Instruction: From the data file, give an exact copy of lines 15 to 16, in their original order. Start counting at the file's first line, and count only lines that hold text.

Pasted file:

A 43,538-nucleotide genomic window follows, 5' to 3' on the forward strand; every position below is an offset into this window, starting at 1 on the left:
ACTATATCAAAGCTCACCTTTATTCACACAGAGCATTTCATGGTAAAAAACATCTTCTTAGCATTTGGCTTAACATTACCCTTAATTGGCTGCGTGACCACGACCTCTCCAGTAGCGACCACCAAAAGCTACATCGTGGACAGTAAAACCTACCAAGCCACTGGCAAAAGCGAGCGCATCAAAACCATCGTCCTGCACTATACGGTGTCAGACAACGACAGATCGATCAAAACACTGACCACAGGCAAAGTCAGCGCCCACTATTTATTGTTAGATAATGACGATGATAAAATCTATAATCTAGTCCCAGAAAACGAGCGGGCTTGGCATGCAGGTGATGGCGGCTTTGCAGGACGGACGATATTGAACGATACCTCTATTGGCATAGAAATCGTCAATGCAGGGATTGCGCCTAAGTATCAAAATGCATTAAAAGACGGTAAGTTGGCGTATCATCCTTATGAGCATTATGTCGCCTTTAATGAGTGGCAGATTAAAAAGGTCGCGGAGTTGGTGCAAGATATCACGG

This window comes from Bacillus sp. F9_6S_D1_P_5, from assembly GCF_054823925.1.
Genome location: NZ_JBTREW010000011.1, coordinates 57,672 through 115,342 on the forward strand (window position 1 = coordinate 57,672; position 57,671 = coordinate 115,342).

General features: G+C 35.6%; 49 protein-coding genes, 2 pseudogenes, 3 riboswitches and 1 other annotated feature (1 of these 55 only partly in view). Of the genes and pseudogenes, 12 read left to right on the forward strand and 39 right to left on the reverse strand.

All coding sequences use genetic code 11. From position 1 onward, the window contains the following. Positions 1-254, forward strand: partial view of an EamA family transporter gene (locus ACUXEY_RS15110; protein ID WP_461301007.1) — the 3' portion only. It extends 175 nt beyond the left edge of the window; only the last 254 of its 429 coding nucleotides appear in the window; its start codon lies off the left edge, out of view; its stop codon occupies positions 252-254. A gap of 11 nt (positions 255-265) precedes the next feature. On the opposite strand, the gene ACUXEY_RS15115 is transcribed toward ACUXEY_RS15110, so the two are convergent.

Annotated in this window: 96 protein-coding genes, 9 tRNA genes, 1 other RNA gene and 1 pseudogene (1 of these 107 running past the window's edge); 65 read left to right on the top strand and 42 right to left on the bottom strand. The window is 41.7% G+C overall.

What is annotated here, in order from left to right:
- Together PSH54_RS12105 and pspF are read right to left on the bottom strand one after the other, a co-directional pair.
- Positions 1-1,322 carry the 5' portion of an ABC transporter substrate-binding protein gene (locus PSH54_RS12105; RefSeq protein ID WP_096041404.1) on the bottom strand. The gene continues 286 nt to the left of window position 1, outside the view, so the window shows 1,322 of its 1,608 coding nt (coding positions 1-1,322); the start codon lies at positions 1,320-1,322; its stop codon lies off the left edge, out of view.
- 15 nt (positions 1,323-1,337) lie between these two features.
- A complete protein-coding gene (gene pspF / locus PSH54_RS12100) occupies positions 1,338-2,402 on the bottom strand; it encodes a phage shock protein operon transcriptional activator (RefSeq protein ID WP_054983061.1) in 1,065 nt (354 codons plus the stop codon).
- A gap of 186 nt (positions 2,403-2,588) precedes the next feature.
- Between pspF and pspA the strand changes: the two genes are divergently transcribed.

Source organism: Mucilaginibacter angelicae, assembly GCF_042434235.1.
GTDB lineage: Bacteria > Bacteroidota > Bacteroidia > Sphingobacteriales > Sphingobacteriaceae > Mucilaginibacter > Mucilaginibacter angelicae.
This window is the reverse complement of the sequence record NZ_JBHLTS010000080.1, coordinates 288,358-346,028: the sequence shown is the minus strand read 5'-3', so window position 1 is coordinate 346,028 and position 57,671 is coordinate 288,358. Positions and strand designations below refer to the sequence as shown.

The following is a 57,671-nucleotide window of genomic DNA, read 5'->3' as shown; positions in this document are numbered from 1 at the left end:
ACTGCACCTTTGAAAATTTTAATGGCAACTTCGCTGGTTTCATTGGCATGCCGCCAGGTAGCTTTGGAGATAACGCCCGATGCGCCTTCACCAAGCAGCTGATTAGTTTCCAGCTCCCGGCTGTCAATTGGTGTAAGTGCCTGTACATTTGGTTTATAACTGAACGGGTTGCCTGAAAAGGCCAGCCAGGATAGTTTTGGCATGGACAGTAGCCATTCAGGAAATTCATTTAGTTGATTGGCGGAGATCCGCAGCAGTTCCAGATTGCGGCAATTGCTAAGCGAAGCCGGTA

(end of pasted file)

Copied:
Source organism: Mucilaginibacter angelicae, assembly GCF_042434235.1.
GTDB lineage: Bacteria > Bacteroidota > Bacteroidia > Sphingobacteriales > Sphingobacteriaceae > Mucilaginibacter > Mucilaginibacter angelicae.